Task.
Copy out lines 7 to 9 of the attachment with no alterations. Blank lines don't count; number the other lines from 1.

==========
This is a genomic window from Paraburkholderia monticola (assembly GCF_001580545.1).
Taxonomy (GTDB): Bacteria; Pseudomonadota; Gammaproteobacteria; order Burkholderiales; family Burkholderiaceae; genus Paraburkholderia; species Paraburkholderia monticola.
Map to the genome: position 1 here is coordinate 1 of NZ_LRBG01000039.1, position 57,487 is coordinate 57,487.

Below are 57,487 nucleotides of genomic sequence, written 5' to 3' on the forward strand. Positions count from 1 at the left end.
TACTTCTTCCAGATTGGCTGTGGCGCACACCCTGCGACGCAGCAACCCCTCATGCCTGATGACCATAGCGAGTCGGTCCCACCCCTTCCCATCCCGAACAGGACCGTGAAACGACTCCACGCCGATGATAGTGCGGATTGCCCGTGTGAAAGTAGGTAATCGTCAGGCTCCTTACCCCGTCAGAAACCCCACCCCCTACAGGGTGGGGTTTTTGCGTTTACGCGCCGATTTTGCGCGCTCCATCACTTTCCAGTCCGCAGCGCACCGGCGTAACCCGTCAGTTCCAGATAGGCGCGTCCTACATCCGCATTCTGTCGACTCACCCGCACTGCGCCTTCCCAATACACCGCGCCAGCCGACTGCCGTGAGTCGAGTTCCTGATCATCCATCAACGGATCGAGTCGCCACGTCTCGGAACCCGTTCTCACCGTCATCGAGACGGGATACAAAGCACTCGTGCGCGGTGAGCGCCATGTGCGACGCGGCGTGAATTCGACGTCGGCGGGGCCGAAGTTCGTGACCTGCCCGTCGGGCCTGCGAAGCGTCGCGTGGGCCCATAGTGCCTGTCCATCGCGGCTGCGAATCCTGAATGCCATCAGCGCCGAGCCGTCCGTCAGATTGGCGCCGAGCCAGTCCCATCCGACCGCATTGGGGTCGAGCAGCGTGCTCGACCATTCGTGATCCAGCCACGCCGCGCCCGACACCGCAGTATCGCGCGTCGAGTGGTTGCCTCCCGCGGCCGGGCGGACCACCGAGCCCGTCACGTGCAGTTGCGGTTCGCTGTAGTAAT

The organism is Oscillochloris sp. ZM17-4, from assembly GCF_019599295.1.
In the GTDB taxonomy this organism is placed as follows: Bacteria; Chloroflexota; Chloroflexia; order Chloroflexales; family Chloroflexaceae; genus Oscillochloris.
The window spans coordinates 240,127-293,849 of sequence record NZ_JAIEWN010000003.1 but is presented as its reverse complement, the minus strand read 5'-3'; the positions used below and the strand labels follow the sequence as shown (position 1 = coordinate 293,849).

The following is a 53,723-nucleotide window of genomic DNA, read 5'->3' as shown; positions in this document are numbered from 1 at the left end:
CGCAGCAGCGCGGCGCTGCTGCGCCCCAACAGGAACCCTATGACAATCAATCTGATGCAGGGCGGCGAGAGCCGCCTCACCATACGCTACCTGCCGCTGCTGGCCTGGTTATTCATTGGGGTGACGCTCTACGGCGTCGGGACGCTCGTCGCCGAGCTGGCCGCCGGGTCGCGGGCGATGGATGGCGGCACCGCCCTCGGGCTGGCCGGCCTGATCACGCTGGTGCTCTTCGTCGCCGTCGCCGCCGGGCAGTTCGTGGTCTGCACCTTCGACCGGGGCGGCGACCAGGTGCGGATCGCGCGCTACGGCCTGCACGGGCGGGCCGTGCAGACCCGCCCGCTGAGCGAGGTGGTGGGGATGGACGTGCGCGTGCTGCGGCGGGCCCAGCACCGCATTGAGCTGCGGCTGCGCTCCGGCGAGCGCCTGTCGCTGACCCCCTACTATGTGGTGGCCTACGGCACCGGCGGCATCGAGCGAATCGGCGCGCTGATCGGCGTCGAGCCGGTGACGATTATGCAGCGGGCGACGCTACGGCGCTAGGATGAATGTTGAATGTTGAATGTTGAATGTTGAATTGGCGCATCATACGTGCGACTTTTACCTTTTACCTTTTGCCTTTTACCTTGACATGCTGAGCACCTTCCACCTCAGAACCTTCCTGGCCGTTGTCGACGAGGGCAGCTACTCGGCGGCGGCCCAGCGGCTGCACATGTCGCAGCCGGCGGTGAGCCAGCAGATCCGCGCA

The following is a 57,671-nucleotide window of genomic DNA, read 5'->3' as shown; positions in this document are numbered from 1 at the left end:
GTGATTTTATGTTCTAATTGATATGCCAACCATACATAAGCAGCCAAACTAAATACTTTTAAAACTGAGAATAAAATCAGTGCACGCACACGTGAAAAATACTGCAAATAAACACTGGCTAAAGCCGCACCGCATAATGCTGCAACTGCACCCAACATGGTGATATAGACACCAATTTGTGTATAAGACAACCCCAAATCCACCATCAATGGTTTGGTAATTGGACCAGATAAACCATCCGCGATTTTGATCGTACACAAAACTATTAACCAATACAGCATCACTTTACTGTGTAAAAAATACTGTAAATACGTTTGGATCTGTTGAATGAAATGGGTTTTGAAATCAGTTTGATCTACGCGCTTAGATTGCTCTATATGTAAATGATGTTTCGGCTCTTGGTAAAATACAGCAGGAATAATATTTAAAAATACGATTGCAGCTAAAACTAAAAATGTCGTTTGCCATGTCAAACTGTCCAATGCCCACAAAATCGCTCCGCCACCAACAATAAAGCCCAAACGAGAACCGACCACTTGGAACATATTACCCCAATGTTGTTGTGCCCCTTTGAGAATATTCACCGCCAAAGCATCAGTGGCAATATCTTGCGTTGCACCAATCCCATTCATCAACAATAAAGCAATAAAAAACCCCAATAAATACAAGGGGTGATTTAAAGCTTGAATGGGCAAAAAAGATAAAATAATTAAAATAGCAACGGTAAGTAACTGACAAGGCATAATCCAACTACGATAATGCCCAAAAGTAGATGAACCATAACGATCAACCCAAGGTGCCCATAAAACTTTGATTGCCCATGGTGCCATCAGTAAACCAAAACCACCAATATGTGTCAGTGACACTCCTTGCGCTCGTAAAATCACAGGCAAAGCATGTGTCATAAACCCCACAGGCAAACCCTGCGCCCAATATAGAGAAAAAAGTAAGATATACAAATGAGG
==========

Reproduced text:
In the GTDB taxonomy this organism is placed as follows: Bacteria; Chloroflexota; Chloroflexia; order Chloroflexales; family Chloroflexaceae; genus Oscillochloris.
The window spans coordinates 240,127-293,849 of sequence record NZ_JAIEWN010000003.1 but is presented as its reverse complement, the minus strand read 5'-3'; the positions used below and the strand labels follow the sequence as shown (position 1 = coordinate 293,849).

The following is a 53,723-nucleotide window of genomic DNA, read 5'->3' as shown; positions in this document are numbered from 1 at the left end: